Senate Republicans on Thursday unveiled their latest infrastructure counterproposal as they continue to go back-and-forth with President Joe Biden’s administration—and they are sticking to the slimmed-down money for broadband.
In totality, the Republicans’ latest infrastructure offer is less than what the White House has sought. As for broadband, the newest proposal sets broadband funding at $65 billion, a number that the White House recently floated, billing it as way to compromise with Republicans and match their original proposal.
The White House’s original infrastructure plan proposed $100 billion for broadband funding that would be used to try and close the country’s digital divide, the gap between those who have access to affordable high-speed broadband and those who don’t.
The funding would prioritize building in underserved and unserved areas; support for local-owned, non-profit, and cooperative broadband networks; and set aside money for Tribal lands.
But late last week, White House Press Secretary Jen Psaki told reporters that the White House had presented Republicans with a $1.7 trillion infrastructure package and framed it as the “art of seeking common ground.”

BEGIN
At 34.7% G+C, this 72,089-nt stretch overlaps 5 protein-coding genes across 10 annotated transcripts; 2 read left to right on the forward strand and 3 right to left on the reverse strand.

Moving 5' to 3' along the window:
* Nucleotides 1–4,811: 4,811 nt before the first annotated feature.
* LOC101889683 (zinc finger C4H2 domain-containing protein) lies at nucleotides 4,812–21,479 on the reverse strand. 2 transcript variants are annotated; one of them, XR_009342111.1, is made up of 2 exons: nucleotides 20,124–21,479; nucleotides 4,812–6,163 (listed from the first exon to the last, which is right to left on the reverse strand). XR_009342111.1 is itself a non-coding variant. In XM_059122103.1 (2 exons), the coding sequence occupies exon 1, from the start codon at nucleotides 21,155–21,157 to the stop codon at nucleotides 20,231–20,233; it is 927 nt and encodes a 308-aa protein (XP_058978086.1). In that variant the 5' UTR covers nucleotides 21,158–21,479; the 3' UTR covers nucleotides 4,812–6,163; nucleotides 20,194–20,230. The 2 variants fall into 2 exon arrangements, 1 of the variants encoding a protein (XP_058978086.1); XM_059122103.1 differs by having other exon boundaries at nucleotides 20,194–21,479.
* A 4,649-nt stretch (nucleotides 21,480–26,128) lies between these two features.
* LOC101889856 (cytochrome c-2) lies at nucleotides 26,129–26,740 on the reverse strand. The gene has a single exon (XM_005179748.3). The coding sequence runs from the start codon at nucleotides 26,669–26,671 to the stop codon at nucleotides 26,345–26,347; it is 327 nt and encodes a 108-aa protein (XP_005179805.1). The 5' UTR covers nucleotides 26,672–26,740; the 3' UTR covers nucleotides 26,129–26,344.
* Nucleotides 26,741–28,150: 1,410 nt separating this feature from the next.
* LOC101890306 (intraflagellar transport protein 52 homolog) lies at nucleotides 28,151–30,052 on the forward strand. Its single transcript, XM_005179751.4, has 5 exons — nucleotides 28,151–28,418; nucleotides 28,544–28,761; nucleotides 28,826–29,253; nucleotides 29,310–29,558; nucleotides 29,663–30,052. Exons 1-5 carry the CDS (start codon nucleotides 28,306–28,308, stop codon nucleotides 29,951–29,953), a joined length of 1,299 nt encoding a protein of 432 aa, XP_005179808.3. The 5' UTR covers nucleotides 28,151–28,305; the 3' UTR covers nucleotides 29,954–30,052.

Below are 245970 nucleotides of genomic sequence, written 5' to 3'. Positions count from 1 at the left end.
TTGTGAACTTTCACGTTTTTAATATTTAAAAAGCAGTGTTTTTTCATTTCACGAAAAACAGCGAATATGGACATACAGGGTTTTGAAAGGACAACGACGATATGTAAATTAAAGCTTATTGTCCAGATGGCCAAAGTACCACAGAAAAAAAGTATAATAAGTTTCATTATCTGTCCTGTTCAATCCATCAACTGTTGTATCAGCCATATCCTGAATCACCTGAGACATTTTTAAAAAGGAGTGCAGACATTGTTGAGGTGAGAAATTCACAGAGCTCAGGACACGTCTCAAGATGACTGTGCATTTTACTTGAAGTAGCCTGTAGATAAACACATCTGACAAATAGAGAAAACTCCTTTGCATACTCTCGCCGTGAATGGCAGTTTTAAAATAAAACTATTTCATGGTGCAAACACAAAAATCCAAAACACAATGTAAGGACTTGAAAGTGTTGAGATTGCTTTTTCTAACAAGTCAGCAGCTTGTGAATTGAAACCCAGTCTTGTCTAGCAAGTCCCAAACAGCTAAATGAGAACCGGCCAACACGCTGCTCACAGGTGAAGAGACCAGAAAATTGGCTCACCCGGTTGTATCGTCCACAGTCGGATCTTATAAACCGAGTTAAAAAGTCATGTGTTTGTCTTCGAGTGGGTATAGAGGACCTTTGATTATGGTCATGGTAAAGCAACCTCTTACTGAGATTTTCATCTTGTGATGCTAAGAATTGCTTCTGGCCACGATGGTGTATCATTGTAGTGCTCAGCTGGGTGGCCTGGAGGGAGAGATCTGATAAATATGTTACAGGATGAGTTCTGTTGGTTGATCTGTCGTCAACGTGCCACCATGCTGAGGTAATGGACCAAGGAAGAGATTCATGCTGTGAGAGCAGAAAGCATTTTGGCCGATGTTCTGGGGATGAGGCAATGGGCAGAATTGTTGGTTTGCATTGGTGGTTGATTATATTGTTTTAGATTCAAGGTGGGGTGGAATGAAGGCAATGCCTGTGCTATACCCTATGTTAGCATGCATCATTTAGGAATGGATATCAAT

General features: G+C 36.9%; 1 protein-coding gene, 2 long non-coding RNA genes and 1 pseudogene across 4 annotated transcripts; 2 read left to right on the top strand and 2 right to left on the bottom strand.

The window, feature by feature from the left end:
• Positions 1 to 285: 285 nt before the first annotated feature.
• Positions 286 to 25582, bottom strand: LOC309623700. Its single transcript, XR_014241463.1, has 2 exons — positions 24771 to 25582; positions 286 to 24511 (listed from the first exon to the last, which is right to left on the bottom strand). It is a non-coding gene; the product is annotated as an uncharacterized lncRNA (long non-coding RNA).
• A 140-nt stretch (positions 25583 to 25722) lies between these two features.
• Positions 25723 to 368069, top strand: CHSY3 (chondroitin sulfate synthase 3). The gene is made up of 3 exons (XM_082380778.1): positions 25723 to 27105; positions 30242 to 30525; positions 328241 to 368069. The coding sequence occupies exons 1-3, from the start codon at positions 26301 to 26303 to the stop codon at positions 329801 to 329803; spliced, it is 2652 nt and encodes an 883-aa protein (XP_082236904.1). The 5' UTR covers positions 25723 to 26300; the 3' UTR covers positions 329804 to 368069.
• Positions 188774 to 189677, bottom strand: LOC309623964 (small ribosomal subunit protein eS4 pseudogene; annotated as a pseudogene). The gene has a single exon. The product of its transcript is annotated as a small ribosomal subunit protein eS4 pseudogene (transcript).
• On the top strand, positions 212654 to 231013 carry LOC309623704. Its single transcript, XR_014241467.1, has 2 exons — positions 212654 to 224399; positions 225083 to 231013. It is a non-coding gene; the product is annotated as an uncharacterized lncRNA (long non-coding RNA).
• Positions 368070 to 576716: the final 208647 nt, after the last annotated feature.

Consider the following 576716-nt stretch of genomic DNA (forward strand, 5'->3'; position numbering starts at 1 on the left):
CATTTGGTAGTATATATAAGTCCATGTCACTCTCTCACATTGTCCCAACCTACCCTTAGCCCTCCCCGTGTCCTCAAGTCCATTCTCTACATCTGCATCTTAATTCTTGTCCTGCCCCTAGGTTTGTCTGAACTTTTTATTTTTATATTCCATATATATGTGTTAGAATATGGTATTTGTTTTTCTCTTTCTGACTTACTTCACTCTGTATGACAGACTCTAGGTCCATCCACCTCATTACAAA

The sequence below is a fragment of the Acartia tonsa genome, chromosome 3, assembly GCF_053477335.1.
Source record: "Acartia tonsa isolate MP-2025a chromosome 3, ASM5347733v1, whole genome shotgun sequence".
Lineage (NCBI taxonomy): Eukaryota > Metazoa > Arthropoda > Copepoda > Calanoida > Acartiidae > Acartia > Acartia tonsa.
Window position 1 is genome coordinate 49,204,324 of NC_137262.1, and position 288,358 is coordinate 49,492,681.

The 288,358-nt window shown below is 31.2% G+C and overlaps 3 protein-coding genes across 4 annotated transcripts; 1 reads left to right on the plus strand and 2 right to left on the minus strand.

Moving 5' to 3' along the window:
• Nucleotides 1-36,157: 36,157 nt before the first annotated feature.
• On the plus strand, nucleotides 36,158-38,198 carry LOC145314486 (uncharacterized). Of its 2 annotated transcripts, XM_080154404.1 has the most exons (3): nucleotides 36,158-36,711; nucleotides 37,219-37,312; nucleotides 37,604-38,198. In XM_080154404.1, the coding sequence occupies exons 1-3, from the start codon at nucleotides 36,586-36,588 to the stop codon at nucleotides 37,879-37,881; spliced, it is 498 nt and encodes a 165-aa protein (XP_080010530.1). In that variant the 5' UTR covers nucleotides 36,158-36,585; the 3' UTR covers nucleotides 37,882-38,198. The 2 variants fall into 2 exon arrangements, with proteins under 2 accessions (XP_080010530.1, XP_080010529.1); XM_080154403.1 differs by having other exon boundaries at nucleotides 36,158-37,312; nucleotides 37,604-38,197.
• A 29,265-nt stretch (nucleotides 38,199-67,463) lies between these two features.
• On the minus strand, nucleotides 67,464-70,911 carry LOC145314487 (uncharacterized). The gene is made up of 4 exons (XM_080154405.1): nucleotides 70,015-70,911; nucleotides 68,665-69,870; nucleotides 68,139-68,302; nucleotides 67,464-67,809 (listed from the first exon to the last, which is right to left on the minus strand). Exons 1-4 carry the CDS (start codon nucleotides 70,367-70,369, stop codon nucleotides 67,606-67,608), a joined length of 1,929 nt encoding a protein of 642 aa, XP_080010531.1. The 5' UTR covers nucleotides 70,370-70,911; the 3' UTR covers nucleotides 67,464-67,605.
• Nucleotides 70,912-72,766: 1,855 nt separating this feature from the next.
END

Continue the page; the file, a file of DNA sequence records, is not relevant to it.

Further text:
As part of that decreased proposal, the White House cut the broadband spending from $100 billion to $65 billion.
In their proposal on Thursday, Republicans noted that $65 billion would be set aside for broadband, which fits with the White House’s slimmed-down number and matches their first offer from back in April.
It’s unclear how the White House will react to the Republicans’ latest infrastructure counteroffer.
Last week Vice President Kamala Harris held a digital divide listening session where she noted the “barriers” people face seeking broadband connectivity including access, affordability, and equity while promoting the infrastructure package.